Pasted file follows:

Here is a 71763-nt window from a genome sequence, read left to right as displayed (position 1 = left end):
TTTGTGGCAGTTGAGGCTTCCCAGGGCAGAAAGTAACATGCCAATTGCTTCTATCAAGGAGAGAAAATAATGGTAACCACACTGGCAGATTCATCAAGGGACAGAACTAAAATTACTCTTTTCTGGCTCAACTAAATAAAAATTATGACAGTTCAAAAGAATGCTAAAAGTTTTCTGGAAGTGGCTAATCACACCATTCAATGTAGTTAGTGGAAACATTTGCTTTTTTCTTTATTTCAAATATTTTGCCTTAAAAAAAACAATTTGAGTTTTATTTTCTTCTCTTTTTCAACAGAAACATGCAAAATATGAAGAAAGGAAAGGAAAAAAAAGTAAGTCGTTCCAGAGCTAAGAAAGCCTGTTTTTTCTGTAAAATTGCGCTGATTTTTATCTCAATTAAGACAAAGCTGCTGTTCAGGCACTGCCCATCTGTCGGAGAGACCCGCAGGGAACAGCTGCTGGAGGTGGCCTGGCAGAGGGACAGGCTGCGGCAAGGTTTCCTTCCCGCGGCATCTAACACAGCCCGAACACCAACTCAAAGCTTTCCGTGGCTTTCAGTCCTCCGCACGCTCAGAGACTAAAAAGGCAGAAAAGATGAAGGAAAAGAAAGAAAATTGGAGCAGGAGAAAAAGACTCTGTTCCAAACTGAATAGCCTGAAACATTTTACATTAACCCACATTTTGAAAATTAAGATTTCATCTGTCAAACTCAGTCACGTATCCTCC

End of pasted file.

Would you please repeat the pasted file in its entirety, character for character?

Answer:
Here is a 71763-nt window from a genome sequence, read left to right as displayed (position 1 = left end):
TTTGTGGCAGTTGAGGCTTCCCAGGGCAGAAAGTAACATGCCAATTGCTTCTATCAAGGAGAGAAAATAATGGTAACCACACTGGCAGATTCATCAAGGGACAGAACTAAAATTACTCTTTTCTGGCTCAACTAAATAAAAATTATGACAGTTCAAAAGAATGCTAAAAGTTTTCTGGAAGTGGCTAATCACACCATTCAATGTAGTTAGTGGAAACATTTGCTTTTTTCTTTATTTCAAATATTTTGCCTTAAAAAAAACAATTTGAGTTTTATTTTCTTCTCTTTTTCAACAGAAACATGCAAAATATGAAGAAAGGAAAGGAAAAAAAAGTAAGTCGTTCCAGAGCTAAGAAAGCCTGTTTTTTCTGTAAAATTGCGCTGATTTTTATCTCAATTAAGACAAAGCTGCTGTTCAGGCACTGCCCATCTGTCGGAGAGACCCGCAGGGAACAGCTGCTGGAGGTGGCCTGGCAGAGGGACAGGCTGCGGCAAGGTTTCCTTCCCGCGGCATCTAACACAGCCCGAACACCAACTCAAAGCTTTCCGTGGCTTTCAGTCCTCCGCACGCTCAGAGACTAAAAAGGCAGAAAAGATGAAGGAAAAGAAAGAAAATTGGAGCAGGAGAAAAAGACTCTGTTCCAAACTGAATAGCCTGAAACATTTTACATTAACCCACATTTTGAAAATTAAGATTTCATCTGTCAAACTCAGTCACGTATCCTCC